A winning attitude

I don’t know about you, but no matter how many times I compete, I still get nervous. I may be fine right up until I start dancing, but that first dance – or worse, my only dance if it’s a spotlight – and I’m tense. The adrenaline rushes through my body and it’s like I’m not there. I’m not present or focused and I’m certainly not relaxed.

At this year’s Capital Swing, as I sat there waiting for my spotlight in the All Star Jack & Jill finals, I could feel a wave of panic rising up just under the surface. At times I felt like I just wasn’t in the room; at other times, I could feel my heart racing; and sometimes I would run through dance moves in my head, as if preparing somehow. I watched my peers get up and have amazing dances, some of them out of the park awesome, and I was awed and intimidated. I mean, how am I supposed to compete against dancing like that?

As more and more names got called, I started to get it together. Mentally. I sat there and had a chat with myself. I realized that I was trying too much – trying to plan, trying to prepare, trying to have an amazing dance. And that was what was freaking me out: all the pressure to have an amazing dance. My expectations for myself were huge and it stressed me out.

So I made a decision: just have a simple dance.

As Brandi Tobias said recently, “This is West Coast Swing. They’ve seen it all. You won’t surprise them, you won’t shock them, you won’t impress them. All you can do is make them feel something.” (She’s right, of course.) So I decided to adopt that mentality. My strategy shifted from trying to amaze to trying to just have a simple dance. Suddenly, I was relieved. A simple dance – I can do that.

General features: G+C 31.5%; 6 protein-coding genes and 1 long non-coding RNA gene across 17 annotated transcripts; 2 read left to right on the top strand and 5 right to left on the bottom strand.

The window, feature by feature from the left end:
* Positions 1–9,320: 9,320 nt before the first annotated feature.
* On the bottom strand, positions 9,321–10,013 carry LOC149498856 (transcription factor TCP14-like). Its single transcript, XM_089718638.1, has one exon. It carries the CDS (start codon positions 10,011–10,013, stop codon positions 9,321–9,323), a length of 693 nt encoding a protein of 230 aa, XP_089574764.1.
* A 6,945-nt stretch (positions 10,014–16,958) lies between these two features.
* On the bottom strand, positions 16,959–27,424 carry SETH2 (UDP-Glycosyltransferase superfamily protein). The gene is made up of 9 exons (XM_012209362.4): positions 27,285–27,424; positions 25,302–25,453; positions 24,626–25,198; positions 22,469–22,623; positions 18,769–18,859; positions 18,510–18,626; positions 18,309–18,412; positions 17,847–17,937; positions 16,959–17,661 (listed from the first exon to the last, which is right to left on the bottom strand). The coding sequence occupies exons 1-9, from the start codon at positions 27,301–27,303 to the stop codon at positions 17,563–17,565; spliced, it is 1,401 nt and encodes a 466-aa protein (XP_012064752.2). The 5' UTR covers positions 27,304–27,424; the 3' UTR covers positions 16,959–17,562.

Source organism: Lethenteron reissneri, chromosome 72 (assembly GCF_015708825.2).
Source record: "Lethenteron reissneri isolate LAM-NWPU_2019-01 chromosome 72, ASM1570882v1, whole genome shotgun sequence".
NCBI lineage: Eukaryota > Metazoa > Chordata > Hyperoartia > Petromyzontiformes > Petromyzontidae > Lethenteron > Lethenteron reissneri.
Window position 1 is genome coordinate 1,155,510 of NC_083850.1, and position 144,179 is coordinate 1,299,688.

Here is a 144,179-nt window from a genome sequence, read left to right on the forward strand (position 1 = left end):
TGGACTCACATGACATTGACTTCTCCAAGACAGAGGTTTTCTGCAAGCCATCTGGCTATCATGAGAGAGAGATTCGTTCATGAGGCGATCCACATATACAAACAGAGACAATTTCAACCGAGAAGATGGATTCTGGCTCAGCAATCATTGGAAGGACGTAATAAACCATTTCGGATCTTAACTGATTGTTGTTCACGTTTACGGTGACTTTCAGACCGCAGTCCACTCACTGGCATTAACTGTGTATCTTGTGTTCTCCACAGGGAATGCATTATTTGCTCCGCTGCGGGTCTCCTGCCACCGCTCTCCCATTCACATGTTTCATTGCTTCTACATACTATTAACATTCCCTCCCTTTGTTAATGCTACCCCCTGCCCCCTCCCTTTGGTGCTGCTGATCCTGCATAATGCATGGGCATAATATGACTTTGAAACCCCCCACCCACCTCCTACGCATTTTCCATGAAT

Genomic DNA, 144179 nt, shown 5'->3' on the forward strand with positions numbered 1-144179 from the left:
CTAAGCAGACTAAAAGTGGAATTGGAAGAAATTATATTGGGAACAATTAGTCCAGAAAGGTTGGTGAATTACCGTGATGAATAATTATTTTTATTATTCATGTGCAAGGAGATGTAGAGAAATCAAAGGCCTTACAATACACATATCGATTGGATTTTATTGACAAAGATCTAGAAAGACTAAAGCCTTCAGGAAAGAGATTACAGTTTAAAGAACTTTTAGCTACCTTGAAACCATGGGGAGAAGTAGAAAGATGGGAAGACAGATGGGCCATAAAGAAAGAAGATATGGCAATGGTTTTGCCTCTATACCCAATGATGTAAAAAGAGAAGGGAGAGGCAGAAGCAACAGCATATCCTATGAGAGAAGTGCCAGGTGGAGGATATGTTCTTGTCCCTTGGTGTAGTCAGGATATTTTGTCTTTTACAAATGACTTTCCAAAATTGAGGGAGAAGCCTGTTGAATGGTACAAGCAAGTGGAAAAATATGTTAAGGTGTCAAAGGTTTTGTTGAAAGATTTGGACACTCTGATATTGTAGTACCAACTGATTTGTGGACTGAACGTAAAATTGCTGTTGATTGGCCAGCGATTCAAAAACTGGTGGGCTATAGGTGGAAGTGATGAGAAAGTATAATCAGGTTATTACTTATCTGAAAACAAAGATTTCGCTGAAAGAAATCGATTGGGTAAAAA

And when my turn finally came around (I was last, so I had time to talk myself down), I went with my new strategy. And yes, I lucked out and drew an amazing partner, but all of those followers sitting up there were amazing. And yes, got a really fun song, but Beth Bellamy was DJing some great music for everyone in our division. At the end of the day, it was my mindset and attitude that allowed me to relax and stay present and have the most fun I’ve ever had in a competition. In case you missed it, here was our dance:

And the reward? Not my placement, honestly, though that was nice. No, the reward was the confidence I gained from having a great dance in front of a crowded room. The reward was the support from my peers, all of whom I have great respect for. The reward was finding a mental strategy that I intend to use over and over again. Most amazing dance ever? No. We didn’t even win the division. But for me, it was an amazing experience that I’ll never forget. And isn’t that why we dance?

What’s your strategy and mindset for competing? Do you psych yourself out trying to win or trying to have an amazing dance? How do you fight the pressure and stress of competing? Teachers, how do you coach your students to compete? How do you help them adopt the right mindset for competition?

One comment

  1. Before a performance (and I can’t really call it a competition…I realize that I don’t, in my mind, compete. But this is a whole ‘nuther topic!) I am of the mind “what am I doing here? Why am I doing this?” So far I’m fine when on the floor and moving. I haven’t considered myself good enough to have winning in mind, but I do try to improve on the things that are difficult for me. Like looking at people…and yes digging deep enough to make people feel something. When I used to sing and play guitar, my focus was always to feel the song so that the audience would become involved. It seems like such an uphill battle, but worth it when it works.

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